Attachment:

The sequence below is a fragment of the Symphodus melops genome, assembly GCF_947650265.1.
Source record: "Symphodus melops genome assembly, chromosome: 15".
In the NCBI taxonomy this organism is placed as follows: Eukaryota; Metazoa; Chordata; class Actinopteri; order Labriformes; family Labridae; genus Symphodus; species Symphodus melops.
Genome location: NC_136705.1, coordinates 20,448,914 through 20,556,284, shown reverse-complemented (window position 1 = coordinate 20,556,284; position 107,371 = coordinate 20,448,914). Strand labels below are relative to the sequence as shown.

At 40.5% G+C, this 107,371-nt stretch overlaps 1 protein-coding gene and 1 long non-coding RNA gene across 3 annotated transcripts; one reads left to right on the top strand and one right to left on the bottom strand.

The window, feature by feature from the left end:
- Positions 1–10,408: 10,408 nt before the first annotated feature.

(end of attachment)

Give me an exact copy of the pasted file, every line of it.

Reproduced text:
The sequence below is a fragment of the Symphodus melops genome, assembly GCF_947650265.1.
Source record: "Symphodus melops genome assembly, chromosome: 15".
In the NCBI taxonomy this organism is placed as follows: Eukaryota; Metazoa; Chordata; class Actinopteri; order Labriformes; family Labridae; genus Symphodus; species Symphodus melops.
Genome location: NC_136705.1, coordinates 20,448,914 through 20,556,284, shown reverse-complemented (window position 1 = coordinate 20,556,284; position 107,371 = coordinate 20,448,914). Strand labels below are relative to the sequence as shown.

At 40.5% G+C, this 107,371-nt stretch overlaps 1 protein-coding gene and 1 long non-coding RNA gene across 3 annotated transcripts; one reads left to right on the top strand and one right to left on the bottom strand.

The window, feature by feature from the left end:
- Positions 1–10,408: 10,408 nt before the first annotated feature.